Alcohol attributable hospitalisations and costs in Ireland, 2000-2004.

Hdl Handle:
http://hdl.handle.net/10147/136818
Title:
Alcohol attributable hospitalisations and costs in Ireland, 2000-2004.
Authors:
Martin, J; Barry, J; Skally, M
Affiliation:
Department of Health and Children, Hawkins House, Dublin 2. jennifermartin78@yahoo.co.uk
Citation:
Alcohol attributable hospitalisations and costs in Ireland, 2000-2004. 2011, 104 (5):140-4 Ir Med J
Journal:
Irish medical journal
Issue Date:
May-2011
URI:
http://hdl.handle.net/10147/136818
PubMed ID:
21736089
Abstract:
The aim of this study was to calculate the number and costs of hospital bed-days due to alcohol use in Ireland over the five year period 2000 to 2004. Age and sex specific Irish alcohol-attributable-fractions (AAFs) were developed by combining international risk estimates with Irish consumption data where available; where not available international AAFs were used. These were applied to national datasets to count the number and costs of bed-days wholly caused and prevented by alcohol and that proportion of bed-days that were partially caused and prevented by alcohol. Between 2000 and 2004, alcohol was estimated to have caused 3,428,973 (10.3%) and prevented 529,239 (1.6%) of hospital bed-days, giving a net number of bed-days due to alcohol of 2,899,734 (8.7%). Over this period the hospital inpatient costs attributed to the negative effects of alcohol were 953,126,381 euros, the costs attributed to hospitalisations prevented were 147,968,164 euros; giving net costs of alcohol-attributed bed-days of 805,158,217 euros. Chronic conditions accounted for 3,262,408 (95%) hospital bed-days due to the harmful effects of alcohol. Conditions not wholly due to alcohol accounted for 2,297,412 (67%) hospital bed-days due to the harmful effects of alcohol. The negative impacts of alcohol were greater than previously thought and spread across the whole population.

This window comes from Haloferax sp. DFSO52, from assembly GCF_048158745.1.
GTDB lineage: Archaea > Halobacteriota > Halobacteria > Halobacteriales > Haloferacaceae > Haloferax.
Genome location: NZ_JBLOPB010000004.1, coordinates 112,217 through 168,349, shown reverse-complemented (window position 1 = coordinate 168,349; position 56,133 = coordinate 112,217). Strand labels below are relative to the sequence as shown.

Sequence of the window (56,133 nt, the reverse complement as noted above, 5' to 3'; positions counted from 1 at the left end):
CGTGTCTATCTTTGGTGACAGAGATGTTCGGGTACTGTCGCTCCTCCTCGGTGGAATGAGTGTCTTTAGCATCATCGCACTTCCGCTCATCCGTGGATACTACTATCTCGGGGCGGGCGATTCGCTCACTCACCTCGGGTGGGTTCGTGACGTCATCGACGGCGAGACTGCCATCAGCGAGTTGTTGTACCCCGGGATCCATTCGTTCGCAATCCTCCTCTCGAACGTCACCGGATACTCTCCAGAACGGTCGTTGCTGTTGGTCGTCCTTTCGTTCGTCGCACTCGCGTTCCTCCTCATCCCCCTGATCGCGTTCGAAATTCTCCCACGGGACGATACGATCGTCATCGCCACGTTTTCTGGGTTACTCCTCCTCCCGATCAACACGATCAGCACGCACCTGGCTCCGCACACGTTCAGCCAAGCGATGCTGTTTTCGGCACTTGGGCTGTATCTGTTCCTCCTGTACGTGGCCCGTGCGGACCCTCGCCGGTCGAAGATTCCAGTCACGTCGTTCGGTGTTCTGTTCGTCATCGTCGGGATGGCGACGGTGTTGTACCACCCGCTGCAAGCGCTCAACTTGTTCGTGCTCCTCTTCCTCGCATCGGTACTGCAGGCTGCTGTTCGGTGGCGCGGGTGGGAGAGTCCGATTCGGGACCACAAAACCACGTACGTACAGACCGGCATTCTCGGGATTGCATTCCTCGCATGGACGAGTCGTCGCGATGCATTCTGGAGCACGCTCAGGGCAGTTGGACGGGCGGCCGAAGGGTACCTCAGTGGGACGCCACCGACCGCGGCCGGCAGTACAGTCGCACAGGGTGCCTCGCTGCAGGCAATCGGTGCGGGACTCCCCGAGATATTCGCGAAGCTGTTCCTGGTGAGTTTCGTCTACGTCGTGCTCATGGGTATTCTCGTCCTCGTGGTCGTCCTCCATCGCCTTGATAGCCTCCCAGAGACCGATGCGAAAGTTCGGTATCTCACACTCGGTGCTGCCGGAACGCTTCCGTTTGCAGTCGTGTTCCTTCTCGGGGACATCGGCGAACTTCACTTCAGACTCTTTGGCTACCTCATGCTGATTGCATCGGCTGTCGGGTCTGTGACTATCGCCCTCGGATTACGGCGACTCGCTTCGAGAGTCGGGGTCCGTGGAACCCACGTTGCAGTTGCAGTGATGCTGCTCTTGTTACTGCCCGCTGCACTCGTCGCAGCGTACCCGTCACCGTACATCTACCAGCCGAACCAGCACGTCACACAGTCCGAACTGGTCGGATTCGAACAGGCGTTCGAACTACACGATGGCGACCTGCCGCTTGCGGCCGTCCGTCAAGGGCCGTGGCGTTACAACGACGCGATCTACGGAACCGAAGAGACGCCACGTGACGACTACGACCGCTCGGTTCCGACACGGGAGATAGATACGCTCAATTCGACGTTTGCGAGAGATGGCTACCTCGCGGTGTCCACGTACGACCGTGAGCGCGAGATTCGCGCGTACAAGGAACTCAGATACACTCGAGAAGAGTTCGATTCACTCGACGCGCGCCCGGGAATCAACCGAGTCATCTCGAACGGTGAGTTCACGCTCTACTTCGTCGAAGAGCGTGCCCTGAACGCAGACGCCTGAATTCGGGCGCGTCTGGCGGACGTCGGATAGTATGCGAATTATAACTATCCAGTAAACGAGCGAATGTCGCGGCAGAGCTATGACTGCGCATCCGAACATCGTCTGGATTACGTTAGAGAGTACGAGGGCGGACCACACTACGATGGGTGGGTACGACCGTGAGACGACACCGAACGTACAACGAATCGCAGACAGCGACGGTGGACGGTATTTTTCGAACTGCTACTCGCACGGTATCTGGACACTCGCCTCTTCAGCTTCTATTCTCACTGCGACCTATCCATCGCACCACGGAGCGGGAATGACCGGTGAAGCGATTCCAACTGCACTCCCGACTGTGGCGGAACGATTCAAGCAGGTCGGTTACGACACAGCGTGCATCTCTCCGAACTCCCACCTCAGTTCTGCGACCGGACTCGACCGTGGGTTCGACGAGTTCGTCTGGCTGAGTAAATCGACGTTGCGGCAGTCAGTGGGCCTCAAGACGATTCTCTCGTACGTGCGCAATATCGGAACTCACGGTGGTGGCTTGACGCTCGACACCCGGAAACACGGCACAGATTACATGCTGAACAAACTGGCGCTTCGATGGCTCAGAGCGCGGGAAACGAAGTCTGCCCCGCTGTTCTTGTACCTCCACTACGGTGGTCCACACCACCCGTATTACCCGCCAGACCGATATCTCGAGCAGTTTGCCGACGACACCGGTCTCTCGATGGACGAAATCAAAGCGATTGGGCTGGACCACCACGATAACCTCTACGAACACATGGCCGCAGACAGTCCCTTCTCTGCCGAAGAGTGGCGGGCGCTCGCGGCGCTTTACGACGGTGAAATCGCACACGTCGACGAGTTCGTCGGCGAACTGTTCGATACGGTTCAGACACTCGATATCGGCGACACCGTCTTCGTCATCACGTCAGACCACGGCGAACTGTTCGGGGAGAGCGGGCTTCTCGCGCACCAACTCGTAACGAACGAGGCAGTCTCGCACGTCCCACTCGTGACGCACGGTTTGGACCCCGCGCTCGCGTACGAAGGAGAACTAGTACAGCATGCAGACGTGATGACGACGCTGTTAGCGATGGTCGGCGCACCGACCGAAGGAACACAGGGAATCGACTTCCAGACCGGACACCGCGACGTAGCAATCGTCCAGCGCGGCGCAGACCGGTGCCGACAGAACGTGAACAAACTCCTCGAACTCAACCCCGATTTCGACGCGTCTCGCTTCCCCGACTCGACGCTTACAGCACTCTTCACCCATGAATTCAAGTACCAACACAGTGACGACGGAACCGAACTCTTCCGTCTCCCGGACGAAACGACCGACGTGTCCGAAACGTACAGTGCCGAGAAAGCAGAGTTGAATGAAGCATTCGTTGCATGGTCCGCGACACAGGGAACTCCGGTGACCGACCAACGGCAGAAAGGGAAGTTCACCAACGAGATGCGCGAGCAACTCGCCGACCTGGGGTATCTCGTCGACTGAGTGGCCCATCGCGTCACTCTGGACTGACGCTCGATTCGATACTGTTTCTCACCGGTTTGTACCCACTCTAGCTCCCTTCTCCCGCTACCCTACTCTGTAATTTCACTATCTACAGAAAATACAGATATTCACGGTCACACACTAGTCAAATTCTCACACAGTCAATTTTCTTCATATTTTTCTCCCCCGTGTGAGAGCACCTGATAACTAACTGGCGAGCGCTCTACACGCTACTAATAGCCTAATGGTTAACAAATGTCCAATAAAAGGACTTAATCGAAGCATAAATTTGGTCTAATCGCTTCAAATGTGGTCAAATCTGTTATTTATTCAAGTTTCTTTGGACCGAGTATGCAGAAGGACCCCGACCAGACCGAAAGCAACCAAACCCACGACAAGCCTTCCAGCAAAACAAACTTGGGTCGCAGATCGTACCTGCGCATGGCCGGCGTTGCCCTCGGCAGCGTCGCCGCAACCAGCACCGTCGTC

Item Type:
Article
Language:
en
ISSN:
0332-3102

Full metadata record

DC FieldValue Language
dc.contributor.authorMartin, Jen
dc.contributor.authorBarry, Jen
dc.contributor.authorSkally, Men
dc.date.accessioned2011-07-25T13:15:11Z-
dc.date.available2011-07-25T13:15:11Z-
dc.date.issued2011-05-
dc.identifier.citationAlcohol attributable hospitalisations and costs in Ireland, 2000-2004. 2011, 104 (5):140-4 Ir Med Jen
dc.identifier.issn0332-3102-
dc.identifier.pmid21736089-
dc.identifier.urihttp://hdl.handle.net/10147/136818-
dc.description.abstractThe aim of this study was to calculate the number and costs of hospital bed-days due to alcohol use in Ireland over the five year period 2000 to 2004. Age and sex specific Irish alcohol-attributable-fractions (AAFs) were developed by combining international risk estimates with Irish consumption data where available; where not available international AAFs were used. These were applied to national datasets to count the number and costs of bed-days wholly caused and prevented by alcohol and that proportion of bed-days that were partially caused and prevented by alcohol. Between 2000 and 2004, alcohol was estimated to have caused 3,428,973 (10.3%) and prevented 529,239 (1.6%) of hospital bed-days, giving a net number of bed-days due to alcohol of 2,899,734 (8.7%). Over this period the hospital inpatient costs attributed to the negative effects of alcohol were 953,126,381 euros, the costs attributed to hospitalisations prevented were 147,968,164 euros; giving net costs of alcohol-attributed bed-days of 805,158,217 euros. Chronic conditions accounted for 3,262,408 (95%) hospital bed-days due to the harmful effects of alcohol. Conditions not wholly due to alcohol accounted for 2,297,412 (67%) hospital bed-days due to the harmful effects of alcohol. The negative impacts of alcohol were greater than previously thought and spread across the whole population.-
dc.language.isoenen
dc.titleAlcohol attributable hospitalisations and costs in Ireland, 2000-2004.en
dc.typeArticleen
dc.contributor.departmentDepartment of Health and Children, Hawkins House, Dublin 2. jennifermartin78@yahoo.co.uken
dc.identifier.journalIrish medical journalen

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